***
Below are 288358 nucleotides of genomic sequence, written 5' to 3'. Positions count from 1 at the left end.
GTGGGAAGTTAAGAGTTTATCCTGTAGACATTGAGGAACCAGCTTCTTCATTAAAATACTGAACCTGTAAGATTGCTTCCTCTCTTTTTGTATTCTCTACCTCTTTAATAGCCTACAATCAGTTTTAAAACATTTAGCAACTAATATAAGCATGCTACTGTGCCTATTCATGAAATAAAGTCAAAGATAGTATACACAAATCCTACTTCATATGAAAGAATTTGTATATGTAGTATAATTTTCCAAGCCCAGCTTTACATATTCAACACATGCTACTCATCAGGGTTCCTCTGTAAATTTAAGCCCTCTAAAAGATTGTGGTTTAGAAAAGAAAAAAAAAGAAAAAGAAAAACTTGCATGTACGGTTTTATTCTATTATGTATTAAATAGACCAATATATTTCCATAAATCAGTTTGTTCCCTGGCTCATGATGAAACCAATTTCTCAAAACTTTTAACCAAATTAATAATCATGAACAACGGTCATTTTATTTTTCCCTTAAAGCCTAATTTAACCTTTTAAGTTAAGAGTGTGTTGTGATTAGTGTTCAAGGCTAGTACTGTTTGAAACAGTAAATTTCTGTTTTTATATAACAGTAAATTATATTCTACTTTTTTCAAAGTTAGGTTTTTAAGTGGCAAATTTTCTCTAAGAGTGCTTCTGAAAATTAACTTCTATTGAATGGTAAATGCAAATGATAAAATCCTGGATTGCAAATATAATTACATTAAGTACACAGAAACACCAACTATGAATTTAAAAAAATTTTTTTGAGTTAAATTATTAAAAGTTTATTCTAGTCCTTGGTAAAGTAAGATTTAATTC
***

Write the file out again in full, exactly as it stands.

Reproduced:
Below are 288358 nucleotides of genomic sequence, written 5' to 3'. Positions count from 1 at the left end.
GTGGGAAGTTAAGAGTTTATCCTGTAGACATTGAGGAACCAGCTTCTTCATTAAAATACTGAACCTGTAAGATTGCTTCCTCTCTTTTTGTATTCTCTACCTCTTTAATAGCCTACAATCAGTTTTAAAACATTTAGCAACTAATATAAGCATGCTACTGTGCCTATTCATGAAATAAAGTCAAAGATAGTATACACAAATCCTACTTCATATGAAAGAATTTGTATATGTAGTATAATTTTCCAAGCCCAGCTTTACATATTCAACACATGCTACTCATCAGGGTTCCTCTGTAAATTTAAGCCCTCTAAAAGATTGTGGTTTAGAAAAGAAAAAAAAAGAAAAAGAAAAACTTGCATGTACGGTTTTATTCTATTATGTATTAAATAGACCAATATATTTCCATAAATCAGTTTGTTCCCTGGCTCATGATGAAACCAATTTCTCAAAACTTTTAACCAAATTAATAATCATGAACAACGGTCATTTTATTTTTCCCTTAAAGCCTAATTTAACCTTTTAAGTTAAGAGTGTGTTGTGATTAGTGTTCAAGGCTAGTACTGTTTGAAACAGTAAATTTCTGTTTTTATATAACAGTAAATTATATTCTACTTTTTTCAAAGTTAGGTTTTTAAGTGGCAAATTTTCTCTAAGAGTGCTTCTGAAAATTAACTTCTATTGAATGGTAAATGCAAATGATAAAATCCTGGATTGCAAATATAATTACATTAAGTACACAGAAACACCAACTATGAATTTAAAAAAATTTTTTTGAGTTAAATTATTAAAAGTTTATTCTAGTCCTTGGTAAAGTAAGATTTAATTC